Thursday, September 29, 2011

San Francisco Opera: Donizetti's Lucrezia Borgia

Sept. 26, 2011

Renée Fleming’s cadenzas are so gorgeously crafted that the true aficionado may forget there’s some kind of opera going on. She manages to deliver these small treasures without sounding the least bit canary-like, and sings so effortlessly that they seem more like conversations that have taken flight.

This was especially evident in the first-act “Com’ è bello!” an aria sung to her sleeping son Gennaro (who does not know that he is her son). But the artfulness went on all night – for instance, an incredibly gradual crescendo that rises into a riotous chorus later in the act. Twenty years after her SFO debut, Fleming is at the top of her game, and it is an utter joy to watch her cast her spells.

Not that she’s alone. SFO has assembled a cast of one divine bel canto voice after another, beginning with tenor Michael Fabiano as Gennaro. Elizabeth DeShong brings a forceful, vibrant mezzo to the pants role of Gennaro’s warrior-lover Orsini; their third-act duet, with its extended passages of unaccompanied harmonizing, are breath-taking. Another treat is bass Vitalij Kowaljow, a powerful, sinister Duke Alfonso who cuts through the orchestra with his assertive, forward-placed tone.

Musically, this less-performed opera provides some fascinating moments, including a trio for Gennaro, Alfonso and Lucrezia that prefigures devices used by Verdi. Torn between her son and her husband (who assumes Gennaro to be his wife’s lover), Lucrezia’s vocal line flies back and forth between the two like a tennis ball. It’s also a great pleasure to hear the composer’s use of Gennaro’s warriors, akin to having a small men’s chorus.

Dramatically, the opera provides a challenge similar to another recent SFO opera, Puccini’s Turandot: a heroine who also happens to be a mass murderer. The trick is to understand the mythologizing process of the era, which often fell prey to misogyny: in this case, in blaming Lucrezia for the sins of her family. Donizetti clearly allows for this possibility, using Victor Hugo’s empathetic play as his source material, and creating the kind of music that could only serve to soften the historical view of Lucrezia. It’s also intriguing to note the parallels (mistaking a child for a lover, killing a child in a bungled attempt at revenge), in a previous Hugo play, Le Roi S’Amuse, the source for Verdi’s Rigoletto.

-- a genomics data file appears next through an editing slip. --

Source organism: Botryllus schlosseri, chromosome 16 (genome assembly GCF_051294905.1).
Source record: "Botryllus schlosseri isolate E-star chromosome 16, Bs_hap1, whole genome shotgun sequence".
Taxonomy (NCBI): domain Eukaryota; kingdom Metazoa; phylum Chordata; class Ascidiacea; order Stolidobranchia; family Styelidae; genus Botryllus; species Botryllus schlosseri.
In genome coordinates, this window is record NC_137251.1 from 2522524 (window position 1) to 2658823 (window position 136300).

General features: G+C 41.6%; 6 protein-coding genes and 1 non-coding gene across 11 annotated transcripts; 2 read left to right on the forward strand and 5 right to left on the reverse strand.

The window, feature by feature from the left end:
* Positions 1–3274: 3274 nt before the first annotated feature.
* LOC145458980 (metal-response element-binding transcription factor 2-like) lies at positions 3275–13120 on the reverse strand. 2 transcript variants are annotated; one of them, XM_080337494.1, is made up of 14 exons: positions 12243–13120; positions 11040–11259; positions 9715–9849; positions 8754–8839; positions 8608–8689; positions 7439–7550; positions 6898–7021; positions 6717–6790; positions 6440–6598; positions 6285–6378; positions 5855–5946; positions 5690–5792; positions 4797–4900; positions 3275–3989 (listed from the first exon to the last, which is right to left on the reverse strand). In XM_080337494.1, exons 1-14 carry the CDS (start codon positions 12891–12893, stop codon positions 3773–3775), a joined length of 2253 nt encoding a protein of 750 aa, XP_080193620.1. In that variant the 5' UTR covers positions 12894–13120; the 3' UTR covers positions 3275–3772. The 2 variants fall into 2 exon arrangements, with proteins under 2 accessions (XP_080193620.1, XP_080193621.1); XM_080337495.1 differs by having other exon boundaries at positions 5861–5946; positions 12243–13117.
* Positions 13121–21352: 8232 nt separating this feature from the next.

The vision of a woman dressed as a man kissing a man (dressed as a man) is a bit of pseudo-homerotica rare even for San Francisco. Another unsettling vision is created by the device used for Lucrezia’s throat-slicing suicide, a knife blade that spouts blood. John Pascoe’s production design is both authentic – the series of Italian limestone walls and facades that shuffle into the opera’s different settings – and fantastical – costumery that takes medieval Italian styles and push them in the direction of fantasy-fiction comic books. Alfonso projects his wicked aura with a black leather robe and crown. Lucrezia turns up in Act III as something akin to Brunnhilde meets Wonder Woman (a testament to Fleming’s well-known workout regimen). The only misfire was with Orsini, whose leggings do nothing to hide Ms. DeShong’s womanly hips (while her gruff red beard butches her up quite a bit).

Conductor Riccardo Frizza guided his orchestra like a man opening a musical treasure chest on Christmas morning. He showed great care in giving his lead singers room to operate.

Through Oct. 11, War Memorial Opera House, 301 Van Ness Avenue, San Francisco. $30-$389, 415/864-3330,

Image: Renée Fleming (Lucrezia Borgia). Photo by Cory Weaver.

Michael J. Vaughn is a twenty-five year opera critic. You can find excerpts from his latest novel under the Facebook fan page Operaville.

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